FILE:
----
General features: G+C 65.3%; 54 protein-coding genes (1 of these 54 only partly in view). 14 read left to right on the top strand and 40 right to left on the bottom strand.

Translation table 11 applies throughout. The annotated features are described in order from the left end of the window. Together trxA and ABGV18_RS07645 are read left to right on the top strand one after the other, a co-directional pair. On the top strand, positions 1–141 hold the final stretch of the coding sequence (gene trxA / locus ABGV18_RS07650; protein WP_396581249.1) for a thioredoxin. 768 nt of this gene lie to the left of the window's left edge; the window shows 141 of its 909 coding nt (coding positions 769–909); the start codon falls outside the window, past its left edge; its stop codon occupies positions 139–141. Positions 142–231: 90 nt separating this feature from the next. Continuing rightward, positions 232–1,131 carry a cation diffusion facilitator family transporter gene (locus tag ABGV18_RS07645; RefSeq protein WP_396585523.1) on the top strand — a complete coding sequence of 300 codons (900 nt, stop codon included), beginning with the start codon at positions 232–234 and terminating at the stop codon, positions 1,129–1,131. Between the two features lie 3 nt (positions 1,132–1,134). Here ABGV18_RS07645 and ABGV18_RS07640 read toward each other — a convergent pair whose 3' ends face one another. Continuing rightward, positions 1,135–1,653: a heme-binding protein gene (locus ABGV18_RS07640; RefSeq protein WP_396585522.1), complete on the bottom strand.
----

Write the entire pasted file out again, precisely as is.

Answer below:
General features: G+C 65.3%; 54 protein-coding genes (1 of these 54 only partly in view). 14 read left to right on the top strand and 40 right to left on the bottom strand.

Translation table 11 applies throughout. The annotated features are described in order from the left end of the window. Together trxA and ABGV18_RS07645 are read left to right on the top strand one after the other, a co-directional pair. On the top strand, positions 1–141 hold the final stretch of the coding sequence (gene trxA / locus ABGV18_RS07650; protein WP_396581249.1) for a thioredoxin. 768 nt of this gene lie to the left of the window's left edge; the window shows 141 of its 909 coding nt (coding positions 769–909); the start codon falls outside the window, past its left edge; its stop codon occupies positions 139–141. Positions 142–231: 90 nt separating this feature from the next. Continuing rightward, positions 232–1,131 carry a cation diffusion facilitator family transporter gene (locus tag ABGV18_RS07645; RefSeq protein WP_396585523.1) on the top strand — a complete coding sequence of 300 codons (900 nt, stop codon included), beginning with the start codon at positions 232–234 and terminating at the stop codon, positions 1,129–1,131. Between the two features lie 3 nt (positions 1,132–1,134). Here ABGV18_RS07645 and ABGV18_RS07640 read toward each other — a convergent pair whose 3' ends face one another. Continuing rightward, positions 1,135–1,653: a heme-binding protein gene (locus ABGV18_RS07640; RefSeq protein WP_396585522.1), complete on the bottom strand.